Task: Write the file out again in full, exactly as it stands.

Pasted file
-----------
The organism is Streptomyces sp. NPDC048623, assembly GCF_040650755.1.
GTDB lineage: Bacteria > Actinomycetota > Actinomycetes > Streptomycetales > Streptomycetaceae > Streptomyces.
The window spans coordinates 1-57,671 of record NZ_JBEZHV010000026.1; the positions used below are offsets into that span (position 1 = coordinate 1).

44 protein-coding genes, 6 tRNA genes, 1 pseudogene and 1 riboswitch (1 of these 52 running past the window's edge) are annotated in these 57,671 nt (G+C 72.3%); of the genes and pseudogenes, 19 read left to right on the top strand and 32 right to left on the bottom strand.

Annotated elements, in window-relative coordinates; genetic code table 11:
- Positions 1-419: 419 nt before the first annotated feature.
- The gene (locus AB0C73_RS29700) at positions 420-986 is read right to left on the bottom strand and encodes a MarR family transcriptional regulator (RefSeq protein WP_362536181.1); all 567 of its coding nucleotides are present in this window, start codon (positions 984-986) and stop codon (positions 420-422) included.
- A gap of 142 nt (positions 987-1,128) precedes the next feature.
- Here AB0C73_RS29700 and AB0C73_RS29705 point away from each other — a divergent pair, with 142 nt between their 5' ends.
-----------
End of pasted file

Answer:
The organism is Streptomyces sp. NPDC048623, assembly GCF_040650755.1.
GTDB lineage: Bacteria > Actinomycetota > Actinomycetes > Streptomycetales > Streptomycetaceae > Streptomyces.
The window spans coordinates 1-57,671 of record NZ_JBEZHV010000026.1; the positions used below are offsets into that span (position 1 = coordinate 1).

44 protein-coding genes, 6 tRNA genes, 1 pseudogene and 1 riboswitch (1 of these 52 running past the window's edge) are annotated in these 57,671 nt (G+C 72.3%); of the genes and pseudogenes, 19 read left to right on the top strand and 32 right to left on the bottom strand.

Annotated elements, in window-relative coordinates; genetic code table 11:
- Positions 1-419: 419 nt before the first annotated feature.
- The gene (locus AB0C73_RS29700) at positions 420-986 is read right to left on the bottom strand and encodes a MarR family transcriptional regulator (RefSeq protein WP_362536181.1); all 567 of its coding nucleotides are present in this window, start codon (positions 984-986) and stop codon (positions 420-422) included.
- A gap of 142 nt (positions 987-1,128) precedes the next feature.
- Here AB0C73_RS29700 and AB0C73_RS29705 point away from each other — a divergent pair, with 142 nt between their 5' ends.